Several parliaments have important new publications. In the spring of 1996, the Research Services of the Polish Senate added two new publications to its regular series of expert opinions and legislative history of bills expecting to be processed in the Senate. One of the new publications, Legislative Notebook, is a monthly review of legislative initiatives and legislative status of bills both in Poland and worldwide, filling the vacuum in this respect. The other new publication , Reviews of the Polish and Foreign Press is indexed by subject and consists of printouts from a new data base. The Research Bureau of the other chamber in Poland, the Sejm, distributes issue briefs to Deputies consisting of inside expert opinions on new drafts whose first readings are on the agenda. Similarly in the USA, CRS adopted a Legislative Alert system to link its services and products more closely to the legislative agenda of Congress. The Alert is a brief 1-2 page checklist which is faxed to each Congressional office on Sunday (so it is available every Monday morning), identifying CRS products that are addressed to topics on which congress will be voting that week. CRS reports or products cited in the checklist can be ordered in hard copy by telephone or e-mail, viewed electronically, or delivered by a fax-on-demand system for short reports. (By calling a telephone number and inputting your own fax number and the number of the desired report, the report is then automatically faxed to the Member's office).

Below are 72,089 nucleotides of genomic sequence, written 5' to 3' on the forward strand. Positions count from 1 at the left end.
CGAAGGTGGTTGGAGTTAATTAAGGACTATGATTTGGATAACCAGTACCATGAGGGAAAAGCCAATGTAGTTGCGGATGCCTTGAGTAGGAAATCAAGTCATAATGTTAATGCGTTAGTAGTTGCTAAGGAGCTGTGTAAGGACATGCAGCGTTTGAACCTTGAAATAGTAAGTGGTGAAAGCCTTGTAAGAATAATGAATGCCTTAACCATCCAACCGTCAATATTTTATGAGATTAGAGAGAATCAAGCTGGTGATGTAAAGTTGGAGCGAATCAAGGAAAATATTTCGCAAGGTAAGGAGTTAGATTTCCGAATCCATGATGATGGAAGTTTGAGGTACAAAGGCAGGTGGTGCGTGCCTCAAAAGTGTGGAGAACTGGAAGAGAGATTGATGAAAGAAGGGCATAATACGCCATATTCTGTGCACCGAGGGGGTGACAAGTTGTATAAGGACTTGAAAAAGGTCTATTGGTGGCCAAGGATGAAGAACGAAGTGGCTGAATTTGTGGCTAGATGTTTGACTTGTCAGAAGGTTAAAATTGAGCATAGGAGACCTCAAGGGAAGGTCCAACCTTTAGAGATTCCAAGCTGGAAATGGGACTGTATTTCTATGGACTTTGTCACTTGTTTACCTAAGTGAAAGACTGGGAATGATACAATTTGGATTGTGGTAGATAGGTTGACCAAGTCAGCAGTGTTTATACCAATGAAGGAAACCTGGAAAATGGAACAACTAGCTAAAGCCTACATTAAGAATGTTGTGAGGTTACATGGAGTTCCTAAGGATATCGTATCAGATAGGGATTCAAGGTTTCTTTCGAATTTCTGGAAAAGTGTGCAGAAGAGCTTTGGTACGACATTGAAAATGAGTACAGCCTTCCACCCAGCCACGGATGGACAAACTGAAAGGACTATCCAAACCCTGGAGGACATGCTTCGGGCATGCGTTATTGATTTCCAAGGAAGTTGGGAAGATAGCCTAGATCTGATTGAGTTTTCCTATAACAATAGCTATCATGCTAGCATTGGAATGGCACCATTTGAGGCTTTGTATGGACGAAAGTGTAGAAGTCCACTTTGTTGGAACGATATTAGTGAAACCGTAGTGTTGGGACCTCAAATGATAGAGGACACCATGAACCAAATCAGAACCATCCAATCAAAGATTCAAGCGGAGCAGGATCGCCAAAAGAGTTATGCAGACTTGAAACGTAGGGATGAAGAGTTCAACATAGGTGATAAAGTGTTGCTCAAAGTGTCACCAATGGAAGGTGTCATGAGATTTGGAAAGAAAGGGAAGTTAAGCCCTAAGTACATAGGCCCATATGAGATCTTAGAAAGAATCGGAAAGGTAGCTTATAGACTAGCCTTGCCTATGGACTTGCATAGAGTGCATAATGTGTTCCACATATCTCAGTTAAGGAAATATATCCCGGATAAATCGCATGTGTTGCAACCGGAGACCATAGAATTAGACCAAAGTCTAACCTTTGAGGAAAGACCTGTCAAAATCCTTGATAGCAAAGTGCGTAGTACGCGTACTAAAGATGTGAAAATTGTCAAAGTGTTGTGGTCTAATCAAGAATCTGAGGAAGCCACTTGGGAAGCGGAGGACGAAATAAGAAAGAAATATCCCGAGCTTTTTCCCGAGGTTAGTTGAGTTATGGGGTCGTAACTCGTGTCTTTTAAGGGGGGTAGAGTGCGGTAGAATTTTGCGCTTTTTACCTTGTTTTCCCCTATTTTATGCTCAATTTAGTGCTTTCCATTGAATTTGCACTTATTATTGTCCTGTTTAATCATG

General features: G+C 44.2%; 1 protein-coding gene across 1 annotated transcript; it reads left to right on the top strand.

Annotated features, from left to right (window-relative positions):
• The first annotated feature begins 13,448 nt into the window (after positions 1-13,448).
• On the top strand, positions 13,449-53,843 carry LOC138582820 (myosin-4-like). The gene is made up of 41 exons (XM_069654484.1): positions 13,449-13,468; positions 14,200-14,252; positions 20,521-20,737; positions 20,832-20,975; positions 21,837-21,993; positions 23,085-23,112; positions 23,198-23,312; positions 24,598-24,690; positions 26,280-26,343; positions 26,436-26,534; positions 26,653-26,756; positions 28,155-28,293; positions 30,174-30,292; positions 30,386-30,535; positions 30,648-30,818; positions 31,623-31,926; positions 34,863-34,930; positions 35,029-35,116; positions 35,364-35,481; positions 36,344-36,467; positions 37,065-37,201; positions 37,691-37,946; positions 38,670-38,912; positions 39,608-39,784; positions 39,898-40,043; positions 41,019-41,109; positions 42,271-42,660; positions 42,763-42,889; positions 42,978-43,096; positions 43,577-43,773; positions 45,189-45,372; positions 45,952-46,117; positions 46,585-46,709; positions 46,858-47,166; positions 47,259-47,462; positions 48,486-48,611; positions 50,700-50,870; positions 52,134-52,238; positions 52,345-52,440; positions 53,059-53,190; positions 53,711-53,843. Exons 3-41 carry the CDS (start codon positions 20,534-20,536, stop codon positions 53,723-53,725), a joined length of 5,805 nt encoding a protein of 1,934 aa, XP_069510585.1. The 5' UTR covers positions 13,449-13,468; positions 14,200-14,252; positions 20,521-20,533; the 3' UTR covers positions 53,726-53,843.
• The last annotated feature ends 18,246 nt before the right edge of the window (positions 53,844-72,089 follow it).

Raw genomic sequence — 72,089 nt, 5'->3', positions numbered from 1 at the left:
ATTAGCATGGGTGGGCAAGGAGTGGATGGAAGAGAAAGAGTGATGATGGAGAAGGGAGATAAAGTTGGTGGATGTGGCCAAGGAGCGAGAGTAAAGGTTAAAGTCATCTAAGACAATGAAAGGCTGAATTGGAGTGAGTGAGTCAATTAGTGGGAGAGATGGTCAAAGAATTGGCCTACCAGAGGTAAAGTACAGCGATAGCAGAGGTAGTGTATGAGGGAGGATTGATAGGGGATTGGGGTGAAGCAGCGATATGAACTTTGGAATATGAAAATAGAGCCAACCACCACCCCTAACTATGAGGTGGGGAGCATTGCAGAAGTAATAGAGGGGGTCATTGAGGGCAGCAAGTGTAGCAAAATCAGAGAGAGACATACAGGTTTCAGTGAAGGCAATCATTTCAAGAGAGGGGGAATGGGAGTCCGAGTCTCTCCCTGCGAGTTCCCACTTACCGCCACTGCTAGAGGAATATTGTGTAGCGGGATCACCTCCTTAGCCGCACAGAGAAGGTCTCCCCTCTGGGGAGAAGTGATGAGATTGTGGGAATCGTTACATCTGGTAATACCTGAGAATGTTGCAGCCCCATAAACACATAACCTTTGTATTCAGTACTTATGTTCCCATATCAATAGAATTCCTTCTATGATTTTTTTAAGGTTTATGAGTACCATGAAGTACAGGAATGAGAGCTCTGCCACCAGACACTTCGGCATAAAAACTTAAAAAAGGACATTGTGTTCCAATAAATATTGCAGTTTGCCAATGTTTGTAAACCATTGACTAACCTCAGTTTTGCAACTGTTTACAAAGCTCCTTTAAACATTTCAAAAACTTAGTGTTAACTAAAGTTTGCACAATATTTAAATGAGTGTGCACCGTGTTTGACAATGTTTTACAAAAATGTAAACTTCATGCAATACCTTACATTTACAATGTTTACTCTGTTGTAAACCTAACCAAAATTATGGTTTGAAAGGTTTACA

The Polish Sejm Library, in cooperation with the Research Bureau's experts, publishes a bi-monthly bulletin Closer to NATO, first issued in January 1997. The SIID of the Camara de Diputados in Mexico publishes a monographic series Aid Notebook with four general themes: legislative process and legal materials, public opinion, bibliographic items, and general topics. The most recent product is one on public opinion, systematizing by subject all the news appearing about legislative or political items. Also the Internal Information Group of the Seimas of Lithuania collects information and regularly presents to the MPs opinions of the general public on drafts and laws. Beginning in 1996, standing committees in Estonia receive annotated lists of new literature on law, politics, and the economy.